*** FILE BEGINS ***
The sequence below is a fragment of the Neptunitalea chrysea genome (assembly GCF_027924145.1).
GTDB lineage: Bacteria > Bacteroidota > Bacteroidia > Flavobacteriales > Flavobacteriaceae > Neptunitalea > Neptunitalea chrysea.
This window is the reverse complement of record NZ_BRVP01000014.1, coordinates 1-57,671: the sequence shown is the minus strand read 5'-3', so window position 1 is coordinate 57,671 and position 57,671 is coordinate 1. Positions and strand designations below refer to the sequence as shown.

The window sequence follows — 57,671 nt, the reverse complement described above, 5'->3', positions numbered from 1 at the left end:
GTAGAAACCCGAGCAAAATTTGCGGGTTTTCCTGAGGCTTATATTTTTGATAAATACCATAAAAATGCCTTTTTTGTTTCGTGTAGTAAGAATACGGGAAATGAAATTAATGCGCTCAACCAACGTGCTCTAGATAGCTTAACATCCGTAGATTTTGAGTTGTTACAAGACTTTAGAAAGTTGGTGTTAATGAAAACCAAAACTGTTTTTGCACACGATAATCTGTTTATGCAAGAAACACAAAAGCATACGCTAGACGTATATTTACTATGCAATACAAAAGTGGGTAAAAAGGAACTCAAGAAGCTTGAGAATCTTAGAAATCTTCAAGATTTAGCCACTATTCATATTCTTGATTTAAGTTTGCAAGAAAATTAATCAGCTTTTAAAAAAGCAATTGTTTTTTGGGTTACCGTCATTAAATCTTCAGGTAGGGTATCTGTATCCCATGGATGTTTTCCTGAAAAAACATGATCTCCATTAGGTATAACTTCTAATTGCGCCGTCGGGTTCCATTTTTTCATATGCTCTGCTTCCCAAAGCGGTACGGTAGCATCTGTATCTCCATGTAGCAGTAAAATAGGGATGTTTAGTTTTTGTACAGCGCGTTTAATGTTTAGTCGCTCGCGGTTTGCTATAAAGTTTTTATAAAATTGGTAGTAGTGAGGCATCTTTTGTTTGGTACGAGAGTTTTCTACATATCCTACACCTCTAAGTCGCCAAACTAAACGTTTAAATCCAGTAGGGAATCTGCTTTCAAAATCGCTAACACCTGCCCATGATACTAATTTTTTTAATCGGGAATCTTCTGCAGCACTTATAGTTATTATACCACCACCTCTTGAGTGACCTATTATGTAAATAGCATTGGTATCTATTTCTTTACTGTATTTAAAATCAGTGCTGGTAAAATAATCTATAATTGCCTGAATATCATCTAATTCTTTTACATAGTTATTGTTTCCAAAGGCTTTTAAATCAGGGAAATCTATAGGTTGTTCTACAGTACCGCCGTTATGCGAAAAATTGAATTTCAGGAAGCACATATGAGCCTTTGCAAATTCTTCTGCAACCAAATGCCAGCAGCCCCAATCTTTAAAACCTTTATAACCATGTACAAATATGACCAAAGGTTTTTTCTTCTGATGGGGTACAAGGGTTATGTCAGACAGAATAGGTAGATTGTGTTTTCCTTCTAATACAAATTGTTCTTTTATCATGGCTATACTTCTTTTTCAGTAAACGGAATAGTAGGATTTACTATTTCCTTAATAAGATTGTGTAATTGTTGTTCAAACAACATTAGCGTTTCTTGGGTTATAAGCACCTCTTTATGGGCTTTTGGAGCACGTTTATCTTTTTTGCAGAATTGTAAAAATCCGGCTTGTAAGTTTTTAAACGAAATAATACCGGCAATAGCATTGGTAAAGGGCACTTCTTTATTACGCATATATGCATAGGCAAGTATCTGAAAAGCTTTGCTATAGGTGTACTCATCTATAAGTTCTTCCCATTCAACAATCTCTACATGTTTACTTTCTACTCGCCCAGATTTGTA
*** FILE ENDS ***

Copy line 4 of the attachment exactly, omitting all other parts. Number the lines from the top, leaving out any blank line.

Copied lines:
The window sequence follows — 57,671 nt, the reverse complement described above, 5'->3', positions numbered from 1 at the left end: